An apology for
the Inuit five decades in the making
Condensed by Native Village
Quebec: The sobbing didn’t begin until they read the names
of the dead.
The group of Inuit residents had gathered in a small Inukjuak
gymnasium to listen to John Duncan, Canada's Indian Affairs
Minister. In the 1930s - 50s, Inuit families were
uprooted from their traditional homes, then shipped to
remote reaches of the Arctic. Duncan was here to offer a
“The government of Canada deeply regrets the mistakes and
broken promises of this dark chapter of our history and
apologizes for the High Arctic relocation having taken
place,” he told them.
Residents from two relocation communities,
Griese Fiord and Resolute Bay, politely applauded his apology,
but then began crying when Phoebe Atagootaaluk Aculiak stood
up and recited the names of those who had died in the
hundreds of years, Inuit have lived in and around the small
community of Inukjuak – the site of the 1922 film,
Nanook of the North. It was from here that the
RCMP persuaded Inuit families to board ships for a long
journey north to new lives in Resolute Bay and Grise Fiord.
The Inuit faced terrible hardships after the move. Ottawa
did not provide housing, leaving them to endure frigid
winters in Igloos and tents made of muskox hide. And
while their homelands had been stocked with caribou
and other game, the Inuit struggled to find food in the new
locations. Many did not survive the punishing winters.
The government then broke their promise to allow the Inuit
to return to their homelands
“They were practically prisoners in their own community,”
recalls John Amagoalik, who was 5 years old when his family
was shipped to Resolute Bay in 1953. “It was just the
most desolate place on earth,”
had claimed the moves had humane intentions and were done
with the consent of the Inuit, who hoped to improve their
say the Inuit were moved so the government could claim the
Arctic Islands as their own.
The truth about the relocation policy came to light in the
early 1990s during hearings by the Royal Commission on
Aboriginal Peoples. They found documents from the 1930s that
prove mineral claims in the High Arctic were part of the
They also found a federal press release issued at the time:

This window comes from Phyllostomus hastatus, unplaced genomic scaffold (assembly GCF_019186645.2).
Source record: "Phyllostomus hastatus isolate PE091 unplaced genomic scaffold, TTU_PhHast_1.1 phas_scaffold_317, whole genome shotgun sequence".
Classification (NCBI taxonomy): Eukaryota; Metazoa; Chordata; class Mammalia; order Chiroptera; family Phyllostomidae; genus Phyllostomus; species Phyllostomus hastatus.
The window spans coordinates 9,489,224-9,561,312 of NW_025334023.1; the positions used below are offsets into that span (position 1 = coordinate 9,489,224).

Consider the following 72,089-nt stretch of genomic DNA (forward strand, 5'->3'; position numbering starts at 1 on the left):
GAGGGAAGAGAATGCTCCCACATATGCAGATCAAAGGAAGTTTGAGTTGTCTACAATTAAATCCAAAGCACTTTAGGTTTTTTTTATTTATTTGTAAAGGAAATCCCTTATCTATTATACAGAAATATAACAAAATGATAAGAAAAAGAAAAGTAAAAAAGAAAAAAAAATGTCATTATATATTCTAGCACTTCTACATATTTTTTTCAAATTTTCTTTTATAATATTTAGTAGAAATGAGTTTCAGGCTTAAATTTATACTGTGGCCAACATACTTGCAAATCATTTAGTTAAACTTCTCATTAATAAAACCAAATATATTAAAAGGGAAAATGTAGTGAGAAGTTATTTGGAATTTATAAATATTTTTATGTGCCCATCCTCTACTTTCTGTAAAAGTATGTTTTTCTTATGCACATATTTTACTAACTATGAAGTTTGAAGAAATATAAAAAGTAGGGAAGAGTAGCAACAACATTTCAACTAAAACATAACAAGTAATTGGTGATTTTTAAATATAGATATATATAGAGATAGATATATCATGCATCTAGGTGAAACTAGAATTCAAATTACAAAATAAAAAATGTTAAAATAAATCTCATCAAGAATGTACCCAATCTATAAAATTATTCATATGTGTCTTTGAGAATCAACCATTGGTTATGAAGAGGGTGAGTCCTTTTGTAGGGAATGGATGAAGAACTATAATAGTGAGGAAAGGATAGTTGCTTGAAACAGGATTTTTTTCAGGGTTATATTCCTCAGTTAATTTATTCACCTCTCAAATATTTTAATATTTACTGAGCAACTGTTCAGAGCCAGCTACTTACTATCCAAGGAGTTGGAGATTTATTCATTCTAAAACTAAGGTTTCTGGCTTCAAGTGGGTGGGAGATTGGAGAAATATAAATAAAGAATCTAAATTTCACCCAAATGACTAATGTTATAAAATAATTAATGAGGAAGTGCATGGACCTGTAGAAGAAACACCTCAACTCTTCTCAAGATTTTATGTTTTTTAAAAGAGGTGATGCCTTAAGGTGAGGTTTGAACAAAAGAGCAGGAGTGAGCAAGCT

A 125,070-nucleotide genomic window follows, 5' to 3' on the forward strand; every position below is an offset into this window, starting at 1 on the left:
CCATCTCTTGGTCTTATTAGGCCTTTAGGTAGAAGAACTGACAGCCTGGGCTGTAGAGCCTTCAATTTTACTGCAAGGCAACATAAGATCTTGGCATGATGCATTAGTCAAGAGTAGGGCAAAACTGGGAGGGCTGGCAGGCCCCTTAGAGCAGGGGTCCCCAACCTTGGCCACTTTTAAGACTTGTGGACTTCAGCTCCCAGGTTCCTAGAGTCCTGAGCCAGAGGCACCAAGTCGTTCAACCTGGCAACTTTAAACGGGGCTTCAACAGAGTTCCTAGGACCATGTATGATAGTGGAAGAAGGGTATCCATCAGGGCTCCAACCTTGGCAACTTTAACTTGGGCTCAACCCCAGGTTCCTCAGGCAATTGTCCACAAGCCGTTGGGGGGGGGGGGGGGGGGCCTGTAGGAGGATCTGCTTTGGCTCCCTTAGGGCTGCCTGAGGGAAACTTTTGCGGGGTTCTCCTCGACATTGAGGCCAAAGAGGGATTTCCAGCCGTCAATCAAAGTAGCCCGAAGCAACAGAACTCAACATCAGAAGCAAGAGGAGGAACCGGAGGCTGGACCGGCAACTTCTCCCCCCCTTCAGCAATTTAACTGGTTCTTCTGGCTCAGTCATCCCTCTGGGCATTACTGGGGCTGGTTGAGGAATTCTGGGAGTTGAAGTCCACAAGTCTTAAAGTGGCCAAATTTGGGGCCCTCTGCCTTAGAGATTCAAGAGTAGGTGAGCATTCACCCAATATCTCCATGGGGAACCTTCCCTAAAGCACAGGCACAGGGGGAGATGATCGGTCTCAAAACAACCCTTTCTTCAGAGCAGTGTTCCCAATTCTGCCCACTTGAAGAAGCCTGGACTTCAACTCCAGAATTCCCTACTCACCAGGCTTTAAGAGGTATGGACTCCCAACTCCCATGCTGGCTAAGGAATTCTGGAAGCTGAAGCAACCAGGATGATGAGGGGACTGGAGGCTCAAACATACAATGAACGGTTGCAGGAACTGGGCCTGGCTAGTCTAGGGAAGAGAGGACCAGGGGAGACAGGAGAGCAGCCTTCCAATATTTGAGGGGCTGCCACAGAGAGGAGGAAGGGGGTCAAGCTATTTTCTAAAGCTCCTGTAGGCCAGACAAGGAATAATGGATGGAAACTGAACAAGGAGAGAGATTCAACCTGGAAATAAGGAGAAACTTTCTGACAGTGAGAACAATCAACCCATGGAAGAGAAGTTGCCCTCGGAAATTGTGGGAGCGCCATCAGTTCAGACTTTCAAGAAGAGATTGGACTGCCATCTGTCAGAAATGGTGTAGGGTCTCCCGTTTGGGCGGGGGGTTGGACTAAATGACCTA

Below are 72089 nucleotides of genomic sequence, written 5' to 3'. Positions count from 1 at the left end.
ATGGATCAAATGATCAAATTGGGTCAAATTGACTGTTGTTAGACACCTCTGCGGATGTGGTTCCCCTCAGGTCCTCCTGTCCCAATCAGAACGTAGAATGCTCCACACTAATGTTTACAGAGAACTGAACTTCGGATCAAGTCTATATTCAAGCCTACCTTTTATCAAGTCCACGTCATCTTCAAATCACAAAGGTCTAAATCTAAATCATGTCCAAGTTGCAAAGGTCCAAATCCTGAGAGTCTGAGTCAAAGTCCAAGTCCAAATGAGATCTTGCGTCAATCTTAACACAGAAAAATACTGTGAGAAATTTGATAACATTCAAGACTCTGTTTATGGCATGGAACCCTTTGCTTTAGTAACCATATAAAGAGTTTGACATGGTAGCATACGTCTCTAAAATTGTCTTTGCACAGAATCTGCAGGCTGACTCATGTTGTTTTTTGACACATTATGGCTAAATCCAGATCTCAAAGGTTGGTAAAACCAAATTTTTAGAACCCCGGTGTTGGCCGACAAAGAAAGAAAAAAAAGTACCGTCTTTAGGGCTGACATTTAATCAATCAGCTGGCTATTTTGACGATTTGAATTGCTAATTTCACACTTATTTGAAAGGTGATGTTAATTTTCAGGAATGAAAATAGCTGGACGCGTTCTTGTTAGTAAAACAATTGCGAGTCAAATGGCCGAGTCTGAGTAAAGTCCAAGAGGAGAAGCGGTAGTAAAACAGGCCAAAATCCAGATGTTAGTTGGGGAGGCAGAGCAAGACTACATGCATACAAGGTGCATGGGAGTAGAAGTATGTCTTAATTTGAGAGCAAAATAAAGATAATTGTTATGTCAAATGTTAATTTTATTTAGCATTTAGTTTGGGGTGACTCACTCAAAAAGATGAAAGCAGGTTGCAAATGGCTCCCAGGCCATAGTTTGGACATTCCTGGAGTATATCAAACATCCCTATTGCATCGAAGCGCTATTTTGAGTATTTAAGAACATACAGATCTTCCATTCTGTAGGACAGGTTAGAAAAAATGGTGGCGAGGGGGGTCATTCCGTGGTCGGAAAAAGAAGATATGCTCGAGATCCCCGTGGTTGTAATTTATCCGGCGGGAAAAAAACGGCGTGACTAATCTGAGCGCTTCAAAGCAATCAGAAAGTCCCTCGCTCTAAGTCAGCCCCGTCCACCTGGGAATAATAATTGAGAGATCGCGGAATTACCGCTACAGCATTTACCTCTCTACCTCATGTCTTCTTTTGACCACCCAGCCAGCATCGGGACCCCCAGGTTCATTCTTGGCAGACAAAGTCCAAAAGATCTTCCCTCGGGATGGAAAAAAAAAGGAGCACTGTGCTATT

addition to placing the Eskimos in new regions where game is
more abundant and work more regular, there is the angle of
occupation of the country. To forestall any such future
claims, the Dominion is occupying the Arctic island to
within nearly 700 miles of the North Pole.”
The royal commission ultimately recommended that Ottawa
apologize and compensate Inuit affected by relocation.
of the relocatees communicate a deep sense of hurt and loss
as a result of the relocation,” the commission’s report
Mr. Duncan said that Ottawa has “no way to determine” the
true reasons for the relocation. He also stressed that the
Inuit communities today play a key role in Canada’s claims
of sovereignty in the Far North.
Inuit leader Mary Simon agreed, but said Canada needs to do
more than military exercises in the Arctic to assert
“They shouldn’t only worry about armies, they should also
worry about communities,” she said, listing the need for
better education and health-care services.
Mr. Duncan plans to visit Resolute Bay and Grise Fiord this
month to unveil monuments in honour of the relocated Inuit.
Cape Dorset, Baffin
Dundas Harbour, Devon
Central Keewatin -
Ennadai Lake, NU
Western Arctic region
(Port Harrison), Que.
King George Islands
Unknown, but 59 people
were later moved to
Henrik Lake, NU
Kuujjuaq (Fort Chimo),
Unknown, some families
(Port Harrison), Que.
Pond Inlet, Baffin
Fiord, Ellesmere Island
Resolute Bay (Qausuittuq),
54 people in 10 families
(32 to Grise Fiord, 22
to Resolute Bay)
Harrison), Que. Pond
Inlet, Baffin Island
Grise Fiord, Ellesmere
Island Resolute Bay (Qausuittuq),
38 people (6 families)
Nain, Nfld. North West
200 people (38 families)
Nueltin Lake, NU
Henrik Lake, NU
59 people (those moved
in 1951-52 are moved
Nain, Nfld Makkovik,
Nfld. North West River,
300 people (58 families)
Itivia, NU Whale Cove,
Whale Cove, NU
A few families
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